Why I’m going to Ottawa on September 26

by Keith Stewart - August 25, 2011 at 15:14

I’ve spent the last twelve years of my life talking to people about the risks posed by climate change, writing reports on solutions, and politely asking government leaders and corporate executives to take action. I think it’s important and valuable work – but it’s not enough.

When I look at my daughter, who is just learning to talk, I imagine what I’m going to say when she asks me "what did you do to stop global warming,"  And I'm just not convinced that saying I wrote another report is a good enough answer (although I will no doubt write yet another report too).

So it is out of a desire to have a better answer for her that I will be heading to Ottawa on September 26 for a sit-in to say “No” to the tar sands and “Yes” to a green energy revolution.

This isn’t simply an attempt to make some kind of a statement about how the federal government has transformed itself into the advocacy arm of the oil industry, and what that means for my kids’ future.

This decision is based on a fairly simple calculation (those years spent getting a PhD in political science are occasionally useful).

The equation goes something like this. Those who are pushing to deepen our addiction to fossil fuels have money (lots of it) and the power it provides on their side. In normal situations, that kind of money and power win – and make no mistake, they have been winning in their battle to destabilize the climate in the interest of the next quarterly return.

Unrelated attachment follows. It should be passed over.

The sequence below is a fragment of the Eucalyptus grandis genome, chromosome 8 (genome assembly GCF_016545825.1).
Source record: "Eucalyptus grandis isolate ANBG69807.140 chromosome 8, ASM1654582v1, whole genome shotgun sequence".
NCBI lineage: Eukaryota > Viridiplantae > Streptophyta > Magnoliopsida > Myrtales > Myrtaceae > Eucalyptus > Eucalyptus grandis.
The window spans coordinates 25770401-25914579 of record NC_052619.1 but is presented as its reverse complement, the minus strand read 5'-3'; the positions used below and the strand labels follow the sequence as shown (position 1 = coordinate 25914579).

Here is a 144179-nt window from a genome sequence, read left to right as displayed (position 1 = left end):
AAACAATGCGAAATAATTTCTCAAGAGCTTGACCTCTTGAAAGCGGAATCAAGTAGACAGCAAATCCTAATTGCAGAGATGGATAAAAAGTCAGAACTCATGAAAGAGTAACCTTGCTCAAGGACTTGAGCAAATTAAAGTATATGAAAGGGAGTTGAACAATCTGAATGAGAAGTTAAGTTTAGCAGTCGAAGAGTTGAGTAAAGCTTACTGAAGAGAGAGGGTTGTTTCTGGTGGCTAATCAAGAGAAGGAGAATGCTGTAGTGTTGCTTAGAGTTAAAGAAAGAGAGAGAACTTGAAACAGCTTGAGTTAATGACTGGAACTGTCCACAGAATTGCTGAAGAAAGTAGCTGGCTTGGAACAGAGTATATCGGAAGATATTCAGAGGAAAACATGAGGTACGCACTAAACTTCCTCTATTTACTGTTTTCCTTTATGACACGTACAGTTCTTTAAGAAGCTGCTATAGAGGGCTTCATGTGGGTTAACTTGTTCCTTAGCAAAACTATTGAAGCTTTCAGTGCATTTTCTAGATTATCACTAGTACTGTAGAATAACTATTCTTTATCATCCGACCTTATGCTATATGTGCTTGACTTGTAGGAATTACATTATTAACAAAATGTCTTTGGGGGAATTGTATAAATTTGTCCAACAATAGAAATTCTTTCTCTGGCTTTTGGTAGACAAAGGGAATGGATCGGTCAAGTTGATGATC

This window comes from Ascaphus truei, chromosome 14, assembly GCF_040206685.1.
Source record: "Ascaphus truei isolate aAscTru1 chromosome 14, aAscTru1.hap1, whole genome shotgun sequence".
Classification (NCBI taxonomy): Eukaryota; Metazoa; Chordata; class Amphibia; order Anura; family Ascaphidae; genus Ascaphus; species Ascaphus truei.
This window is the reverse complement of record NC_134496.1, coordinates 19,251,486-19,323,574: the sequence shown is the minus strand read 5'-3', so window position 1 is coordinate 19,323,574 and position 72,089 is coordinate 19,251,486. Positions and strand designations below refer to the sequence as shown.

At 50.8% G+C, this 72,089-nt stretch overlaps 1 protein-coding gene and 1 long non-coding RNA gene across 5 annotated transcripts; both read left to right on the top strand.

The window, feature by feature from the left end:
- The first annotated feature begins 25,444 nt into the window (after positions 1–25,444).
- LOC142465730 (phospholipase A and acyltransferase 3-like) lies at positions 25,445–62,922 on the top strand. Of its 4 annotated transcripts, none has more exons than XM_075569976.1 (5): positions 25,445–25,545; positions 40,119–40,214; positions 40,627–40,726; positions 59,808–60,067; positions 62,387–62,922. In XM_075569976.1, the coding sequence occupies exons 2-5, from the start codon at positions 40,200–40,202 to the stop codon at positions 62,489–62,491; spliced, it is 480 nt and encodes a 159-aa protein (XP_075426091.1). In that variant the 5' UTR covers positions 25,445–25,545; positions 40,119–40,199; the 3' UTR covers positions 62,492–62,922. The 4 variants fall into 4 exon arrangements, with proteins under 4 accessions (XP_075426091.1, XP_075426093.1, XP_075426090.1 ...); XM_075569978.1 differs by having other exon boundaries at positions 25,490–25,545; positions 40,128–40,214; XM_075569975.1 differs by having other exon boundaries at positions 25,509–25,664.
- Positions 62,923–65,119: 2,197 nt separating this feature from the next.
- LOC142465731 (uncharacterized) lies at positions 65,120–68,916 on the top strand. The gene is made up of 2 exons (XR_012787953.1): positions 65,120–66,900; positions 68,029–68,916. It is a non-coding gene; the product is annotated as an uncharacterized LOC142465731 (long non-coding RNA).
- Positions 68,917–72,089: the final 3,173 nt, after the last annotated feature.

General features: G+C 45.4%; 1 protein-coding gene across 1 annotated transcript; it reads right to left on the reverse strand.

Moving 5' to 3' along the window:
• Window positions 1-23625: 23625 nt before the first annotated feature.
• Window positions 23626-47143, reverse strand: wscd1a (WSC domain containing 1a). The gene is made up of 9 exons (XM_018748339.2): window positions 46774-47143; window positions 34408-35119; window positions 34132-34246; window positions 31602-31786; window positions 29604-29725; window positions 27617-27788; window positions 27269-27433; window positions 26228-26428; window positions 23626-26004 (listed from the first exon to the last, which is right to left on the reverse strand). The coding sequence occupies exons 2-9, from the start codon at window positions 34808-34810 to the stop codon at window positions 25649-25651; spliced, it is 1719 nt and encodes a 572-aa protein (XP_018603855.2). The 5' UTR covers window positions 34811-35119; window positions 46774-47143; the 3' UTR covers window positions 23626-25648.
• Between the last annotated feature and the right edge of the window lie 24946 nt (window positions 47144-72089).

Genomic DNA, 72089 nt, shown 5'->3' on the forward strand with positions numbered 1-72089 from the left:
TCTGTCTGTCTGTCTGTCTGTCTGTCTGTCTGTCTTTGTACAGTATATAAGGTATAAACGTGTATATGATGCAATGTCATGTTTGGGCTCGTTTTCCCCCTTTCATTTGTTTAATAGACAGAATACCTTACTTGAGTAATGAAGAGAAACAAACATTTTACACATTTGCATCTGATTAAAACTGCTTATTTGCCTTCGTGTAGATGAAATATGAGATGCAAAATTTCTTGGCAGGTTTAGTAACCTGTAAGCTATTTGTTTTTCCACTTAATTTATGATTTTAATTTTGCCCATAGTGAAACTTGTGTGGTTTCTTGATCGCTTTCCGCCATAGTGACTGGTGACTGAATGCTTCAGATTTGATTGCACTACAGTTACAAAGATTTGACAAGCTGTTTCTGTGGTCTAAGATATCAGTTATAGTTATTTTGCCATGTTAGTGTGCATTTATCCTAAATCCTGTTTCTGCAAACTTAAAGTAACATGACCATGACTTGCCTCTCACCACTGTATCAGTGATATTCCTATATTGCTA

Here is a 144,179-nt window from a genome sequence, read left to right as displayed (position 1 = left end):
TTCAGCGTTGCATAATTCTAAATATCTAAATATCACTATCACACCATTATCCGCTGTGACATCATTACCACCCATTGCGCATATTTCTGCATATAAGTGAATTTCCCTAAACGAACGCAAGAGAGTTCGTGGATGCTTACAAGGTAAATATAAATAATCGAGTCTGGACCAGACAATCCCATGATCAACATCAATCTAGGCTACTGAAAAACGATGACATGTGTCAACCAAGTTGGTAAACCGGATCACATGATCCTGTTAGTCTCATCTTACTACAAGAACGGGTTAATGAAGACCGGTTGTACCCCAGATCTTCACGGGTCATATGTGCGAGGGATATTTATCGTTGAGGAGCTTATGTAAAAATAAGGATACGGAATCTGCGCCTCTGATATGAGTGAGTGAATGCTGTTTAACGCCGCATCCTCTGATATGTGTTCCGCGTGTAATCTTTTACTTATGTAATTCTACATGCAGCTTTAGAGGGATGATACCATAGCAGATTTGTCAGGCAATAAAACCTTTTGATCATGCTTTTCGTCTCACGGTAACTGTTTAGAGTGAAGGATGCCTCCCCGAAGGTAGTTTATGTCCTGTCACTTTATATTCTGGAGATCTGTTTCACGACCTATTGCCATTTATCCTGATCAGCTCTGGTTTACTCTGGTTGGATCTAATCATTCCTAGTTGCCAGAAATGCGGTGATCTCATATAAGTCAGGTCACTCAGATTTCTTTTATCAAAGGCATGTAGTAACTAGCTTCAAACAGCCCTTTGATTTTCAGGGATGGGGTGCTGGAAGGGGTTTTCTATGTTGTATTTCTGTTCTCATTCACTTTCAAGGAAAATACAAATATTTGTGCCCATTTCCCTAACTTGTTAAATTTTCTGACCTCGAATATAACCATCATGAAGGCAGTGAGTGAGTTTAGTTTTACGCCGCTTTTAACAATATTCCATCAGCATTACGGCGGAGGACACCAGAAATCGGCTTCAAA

Historically, the successes of the labour, civil rights and women’s movements teach us that the best way to overcome this kind of an entrenched status quo has been to cultivate a different kind of power: the kind that comes from large numbers of people not only advancing a different vision of how the world can and should be, but be willing to go to jail for those beliefs.

Engaging in peaceful civil disobedience –like what is happening right now in Washington where hundreds have already been arrested to say No to a new pipeline to the tar sands and hundreds more are lining up to be next – is not the only thing we need to do. But if all those years of losing the carbon battle have taught me anything, it is that this kind of dignified defiance is a necessary thing.

So on September 26th, I hope to see you at the largest act of peaceful civil disobedience on climate change in Canadian history. I’ll show you a picture of my daughter, who will have just turned two, and her big brother who manages to hug trees in a completely irony-free manner.

And I hope you'll tell me why you are there.

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